Superfood surprise! Ten delicious, unexpected ways with kale – from sausage stew to apple cake

Kale is an exhausting food – not because of how it tastes, but for its role in the never-ending culture war. It’s a symbol of wishy-washy, out-of-touch wellness culture, and is therefore considered with suspicion by a certain segment of society. Which is silly, not least because kale is actually excellent. Stop being a baby, buy some kale and then make these recipes.

If you’re new to kale, the first thing you should do is buy a pack of sausages, because the two are a match made in heaven. Kirsty Hale from Riverford Organic Farms has a recipe for sausage, kale and barley stew that may well be the definitive kale recipe. The sausage and kale pair perfectly, and the stock-soaked pearl barley adds heft. You might want to wait a couple of weeks before making this, because it has autumn written all over it, but you must definitely make it at some point.

If you’d prefer a more traditional starch, then let me introduce you to boerenkool stamppot. It’s an old Dutch dish which amounts to bubble and squeak. Boil some potatoes, chuck in some kale, boil the lot together, drain, mash and serve (again, it’s great with sausages). International Cuisine has a foolproof recipe.

Kale is also a staple when you’re making meat-free dishes. I’m very taken with the kale and wild mushroom lasagne recipe I found in an old Readers’ recipe swap article from five years ago. As you’d expect, the mushrooms act as a meat substitute, but the kale is the real star. It’s cooked and mixed through the bechamel before assembly; a trick so ingenious that I’m immediately going to start ripping it off. Credit here goes to Dale Berning Sawa, who has very sensibly ramped up the bechamel quotient something rotten.

Something slightly lighter is Ravinder Bhogal’s recipe for kale, pineapple and red cabbage salad with lime leaf peanut dressing. There are a lot of ingredients at play here – palm sugar, rice vinegar, fish sauce – but Bhogal maintains that, if you have them to hand, this salad can come together in half an hour. It turns out that sweet pineapple is an excellent foil to the bitterness of kale.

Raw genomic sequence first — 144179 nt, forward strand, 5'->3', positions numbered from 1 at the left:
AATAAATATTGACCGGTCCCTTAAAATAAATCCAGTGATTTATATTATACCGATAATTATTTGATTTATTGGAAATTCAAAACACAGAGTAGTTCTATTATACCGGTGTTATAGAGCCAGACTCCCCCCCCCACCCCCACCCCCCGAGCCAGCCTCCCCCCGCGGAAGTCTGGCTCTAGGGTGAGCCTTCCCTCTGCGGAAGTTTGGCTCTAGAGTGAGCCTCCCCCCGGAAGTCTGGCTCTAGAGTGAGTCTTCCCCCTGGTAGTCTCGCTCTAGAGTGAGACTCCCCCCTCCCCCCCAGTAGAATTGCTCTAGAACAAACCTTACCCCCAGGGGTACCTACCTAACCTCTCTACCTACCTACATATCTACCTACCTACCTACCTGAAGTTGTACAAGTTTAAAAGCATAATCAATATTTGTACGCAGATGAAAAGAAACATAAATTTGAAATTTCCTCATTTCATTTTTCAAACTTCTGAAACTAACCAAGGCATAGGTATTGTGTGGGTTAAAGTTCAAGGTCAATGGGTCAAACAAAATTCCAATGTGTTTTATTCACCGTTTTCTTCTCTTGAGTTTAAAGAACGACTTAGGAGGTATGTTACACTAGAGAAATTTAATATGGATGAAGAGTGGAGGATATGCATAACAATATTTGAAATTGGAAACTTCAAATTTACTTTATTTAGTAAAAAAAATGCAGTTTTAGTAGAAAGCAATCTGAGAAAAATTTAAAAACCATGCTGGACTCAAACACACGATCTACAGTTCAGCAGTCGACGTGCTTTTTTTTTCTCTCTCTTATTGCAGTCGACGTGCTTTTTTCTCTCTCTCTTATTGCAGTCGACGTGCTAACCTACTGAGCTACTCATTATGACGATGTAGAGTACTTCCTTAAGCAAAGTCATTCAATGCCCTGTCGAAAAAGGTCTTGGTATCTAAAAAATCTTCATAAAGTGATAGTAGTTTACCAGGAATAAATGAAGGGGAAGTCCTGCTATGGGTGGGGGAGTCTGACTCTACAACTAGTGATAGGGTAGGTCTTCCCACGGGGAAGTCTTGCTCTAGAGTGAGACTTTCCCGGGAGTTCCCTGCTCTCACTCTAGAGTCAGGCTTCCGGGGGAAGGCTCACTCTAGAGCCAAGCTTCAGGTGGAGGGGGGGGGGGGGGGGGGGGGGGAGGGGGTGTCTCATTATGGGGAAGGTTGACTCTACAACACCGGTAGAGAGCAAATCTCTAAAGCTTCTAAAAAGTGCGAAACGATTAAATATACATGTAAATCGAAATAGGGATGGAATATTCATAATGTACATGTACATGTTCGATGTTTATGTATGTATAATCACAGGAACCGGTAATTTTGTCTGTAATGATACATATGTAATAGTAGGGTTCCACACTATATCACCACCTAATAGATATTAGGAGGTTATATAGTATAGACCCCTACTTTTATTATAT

For something that is definitively summery, though, you can’t do better than Barney Desmazery’s kale tabbouleh. This is an absolute riot of flavours, with mint, onion, tomatoes, lemon and feta all battling one another for dominance. This is, hands down, the perfect weekday summer lunch.

Another recipe I’ve fallen hard for is Sarah Jampel’s coconut curry greens with runny eggs. It’s a riff on a shakshuka, but with my least favourite part (the tomatoes) swapped out for something I prefer (curried greens). The curry isn’t too overpowering – it’s predominantly garlic, ginger and lemongrass – and the richness of the egg yolks makes this an especially comforting experience.

A kale recipe roundup wouldn’t be a kale recipe roundup without some classics. Kale crisps might have a reputation for being the precise opposite of fun, but Olive magazine’s version has just the right hit of flavour. Once baked, the kale leaves are doused in smoked paprika and cumin, which combine to make for a surprisingly moreish snack.

Also, smoothies. There’s no real wrong way to make a kale smoothie – you just throw a handful of kale into whatever smoothie you happen to be making – but Food Flavorz has a recipe for kale banana smoothies that should be a good guide for beginners.

Something I would have never thought of doing in a million years is using kale as a dust. But that’s exactly what Deb Perelman does with her pecorino popcorn recipe. Make a batch of kale crisps, then obliterate them with a pestle and mortar and scatter over some cheesy popcorn. Perelman confidently states that these are a hit with preschoolers, although I’ll confess to being too much of a coward to attempt it.

Finally, proof that you can stick anything in a cake: Veggie Desserts’ kale and apple cake is an absolute beauty. By pureeing kale and applesauce and adding it to the batter, you end up with a cake that is the most incredibly vibrant green. Better yet, it tastes just like cake should, despite being full of veg. Quids in!

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